EAT WHAT I SAY, NOT WHAT I ATE: Recipes and Culinary Survival Strategies of my Youth

Two more links of ring bologna and we've got the Olympic symbol, or turn it upside down for a ring bologna heart!

At any given time I’ve got several ideas for a book floating around my mind.  Recently I’ve been trying to flesh out a book of recipes and observations centered around what those of us growing up as white, middle-class baby boomers ate from roughly 1955 – 1975, the first 20 years of my life.

 A good working title is “Eat What I Say, Not What I Ate: Recipes and Culinary Survival Strategies of My Youth”.  Yes, I know it’s too long; that’s why it’s called a ‘working title’.

Green salads were a wedge of iceburg lettuce covered with Thousand Island or French dressing, Blue (not Bleu) Cheese being too expensive in my home.  Romaine lettuce existed only in fancy restaurants as part of a Caesar Salad and mixed greens were still somewhere over the culinary horizon.  Chicory was occasionally found in fancy coffee and maybe our Italian neighbors knew about arugula but we surely did not.

Jello – and I know I’m supposed to write Jell-O® or gelatin but the hell with it – made up a whole salad classification which no longer exists.  Plain Jello, Jello surrounding cut up fruit from a can (pears being my favorite), and  Jello somehow blended with Cool Whip for holidays.

A holiday dish containing three major food groups: Jello, canned peaches and Cool Whip.

Jello, I’m convinced, was a key component of the white middle class’s culinary and financial survival strategy.  In my household we weren’t rich and during significant stretches were closer to lower- than to upper-middle class status.  Jello was cheap, it looked nice, kids would eat it.  What more could any parent ask for?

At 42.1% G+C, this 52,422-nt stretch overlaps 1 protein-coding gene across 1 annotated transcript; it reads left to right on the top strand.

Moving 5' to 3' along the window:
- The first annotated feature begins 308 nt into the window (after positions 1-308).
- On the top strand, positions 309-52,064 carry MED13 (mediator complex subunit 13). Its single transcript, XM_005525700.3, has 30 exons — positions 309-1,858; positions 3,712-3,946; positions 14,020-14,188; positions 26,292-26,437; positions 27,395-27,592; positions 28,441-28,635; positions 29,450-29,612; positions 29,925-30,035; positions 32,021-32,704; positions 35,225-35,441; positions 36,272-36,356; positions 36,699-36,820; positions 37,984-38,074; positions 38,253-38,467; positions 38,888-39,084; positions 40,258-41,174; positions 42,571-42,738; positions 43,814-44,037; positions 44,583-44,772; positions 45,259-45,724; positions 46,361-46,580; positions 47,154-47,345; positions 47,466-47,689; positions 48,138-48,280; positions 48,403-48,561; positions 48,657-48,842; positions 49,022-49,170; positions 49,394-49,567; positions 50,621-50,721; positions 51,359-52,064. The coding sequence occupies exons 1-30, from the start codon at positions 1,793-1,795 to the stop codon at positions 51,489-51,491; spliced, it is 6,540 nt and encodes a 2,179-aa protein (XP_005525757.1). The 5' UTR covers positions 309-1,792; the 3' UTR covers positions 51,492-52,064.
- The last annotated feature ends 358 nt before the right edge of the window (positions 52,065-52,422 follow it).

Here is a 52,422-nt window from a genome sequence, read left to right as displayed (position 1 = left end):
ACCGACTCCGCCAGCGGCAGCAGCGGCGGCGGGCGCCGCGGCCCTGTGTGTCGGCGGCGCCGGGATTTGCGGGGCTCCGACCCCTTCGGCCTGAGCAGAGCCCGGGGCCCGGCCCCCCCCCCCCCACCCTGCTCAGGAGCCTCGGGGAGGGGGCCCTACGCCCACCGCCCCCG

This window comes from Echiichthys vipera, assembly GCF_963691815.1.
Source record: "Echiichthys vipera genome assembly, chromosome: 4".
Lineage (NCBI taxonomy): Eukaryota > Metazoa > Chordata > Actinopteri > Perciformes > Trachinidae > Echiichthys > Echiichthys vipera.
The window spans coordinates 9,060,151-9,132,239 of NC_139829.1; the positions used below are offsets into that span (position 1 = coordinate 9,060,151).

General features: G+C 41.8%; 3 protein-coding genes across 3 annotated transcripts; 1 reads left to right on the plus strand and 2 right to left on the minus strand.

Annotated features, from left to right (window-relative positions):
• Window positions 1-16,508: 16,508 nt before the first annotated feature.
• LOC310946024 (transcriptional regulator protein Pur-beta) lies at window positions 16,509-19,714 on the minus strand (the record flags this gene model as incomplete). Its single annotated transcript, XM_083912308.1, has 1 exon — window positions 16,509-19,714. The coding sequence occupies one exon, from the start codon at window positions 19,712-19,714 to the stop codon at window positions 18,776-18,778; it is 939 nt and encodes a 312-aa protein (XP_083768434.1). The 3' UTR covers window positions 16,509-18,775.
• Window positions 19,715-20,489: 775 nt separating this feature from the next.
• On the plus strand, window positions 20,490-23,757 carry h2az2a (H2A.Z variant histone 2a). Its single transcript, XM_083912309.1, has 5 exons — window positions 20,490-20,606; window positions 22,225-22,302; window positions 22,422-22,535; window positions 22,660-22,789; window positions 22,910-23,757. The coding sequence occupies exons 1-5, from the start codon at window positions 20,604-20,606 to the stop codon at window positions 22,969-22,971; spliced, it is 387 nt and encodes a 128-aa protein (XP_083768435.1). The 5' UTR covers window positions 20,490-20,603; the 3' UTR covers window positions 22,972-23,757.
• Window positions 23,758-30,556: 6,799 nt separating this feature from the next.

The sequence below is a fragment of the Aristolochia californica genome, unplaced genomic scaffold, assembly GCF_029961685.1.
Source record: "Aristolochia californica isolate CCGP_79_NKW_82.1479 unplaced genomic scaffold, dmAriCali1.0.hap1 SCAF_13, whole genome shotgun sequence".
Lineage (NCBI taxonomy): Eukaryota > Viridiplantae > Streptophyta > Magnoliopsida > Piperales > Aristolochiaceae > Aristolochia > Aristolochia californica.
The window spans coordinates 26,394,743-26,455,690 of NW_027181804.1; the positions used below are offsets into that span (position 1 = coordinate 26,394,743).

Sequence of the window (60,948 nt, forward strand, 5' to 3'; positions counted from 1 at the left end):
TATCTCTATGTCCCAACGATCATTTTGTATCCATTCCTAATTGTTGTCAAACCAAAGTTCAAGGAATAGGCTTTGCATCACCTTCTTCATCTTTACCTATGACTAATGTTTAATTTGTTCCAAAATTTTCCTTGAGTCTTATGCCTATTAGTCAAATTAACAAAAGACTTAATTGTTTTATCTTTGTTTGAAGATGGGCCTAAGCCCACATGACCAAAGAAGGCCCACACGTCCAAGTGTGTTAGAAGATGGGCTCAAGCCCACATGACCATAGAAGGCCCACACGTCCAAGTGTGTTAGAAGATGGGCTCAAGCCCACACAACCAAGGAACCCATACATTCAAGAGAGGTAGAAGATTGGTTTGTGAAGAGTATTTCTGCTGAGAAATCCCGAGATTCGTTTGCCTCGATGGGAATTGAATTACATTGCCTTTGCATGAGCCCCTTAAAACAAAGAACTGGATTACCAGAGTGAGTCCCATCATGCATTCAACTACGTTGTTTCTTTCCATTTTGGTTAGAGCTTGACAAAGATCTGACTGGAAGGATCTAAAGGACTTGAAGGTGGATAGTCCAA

Cholesterol concerns?  Nah; at least not until the end of that era.  Ring Bologna and Calves Liver were served regularly and just as filling as more expensive meat dishes.  I hated calves liver but always had to try at least a few bites – drowning it in catsup increased its tolerability – and now I’ll occasionally order it when out to dinner.  Go figure.  Parents cared a lot less about whether or not their kids liked a particular dish in those days, the operative philosophy being something like, “Here’s some food; don’t eat it if you don’t want to but that’s all there is.”  We usually ate enough to get through the night – there was always Jello – and our parents weren’t heartless: dads were known to look the other way while moms slipped us a small bowl of cereal or a piece of peanut butter toast before bedtime on Calves Liver Night.

Finally there was the casserole, another largely-disappeared food group now found almost solely at church potlucks.  Provided by the blue-haired widows of the congregation, there is the very real danger that the casserole recipes of my youth will be lost forever once my parents’ generation is gone.

Let us sing the praises of the casserole.  Casseroles are the perfect vehicle for using left-overs; indeed, casseroles can stretch left-overs into even more left-overs.  Casseroles are inexpensive, an important middle-class culinary survival strategy.

Most importantly, casseroles provided the balanced nutrition so vital to our intellectual and physical development.  I still marvel that one dish could provide so many servings from the basic food groups: 1 can Campbell’s Mushroom Soup (Sodium), 2 cups cubed Velveeta (Saturated Fats), French’s Shoe String Potato Sticks (Hydrogenated Oils), etc.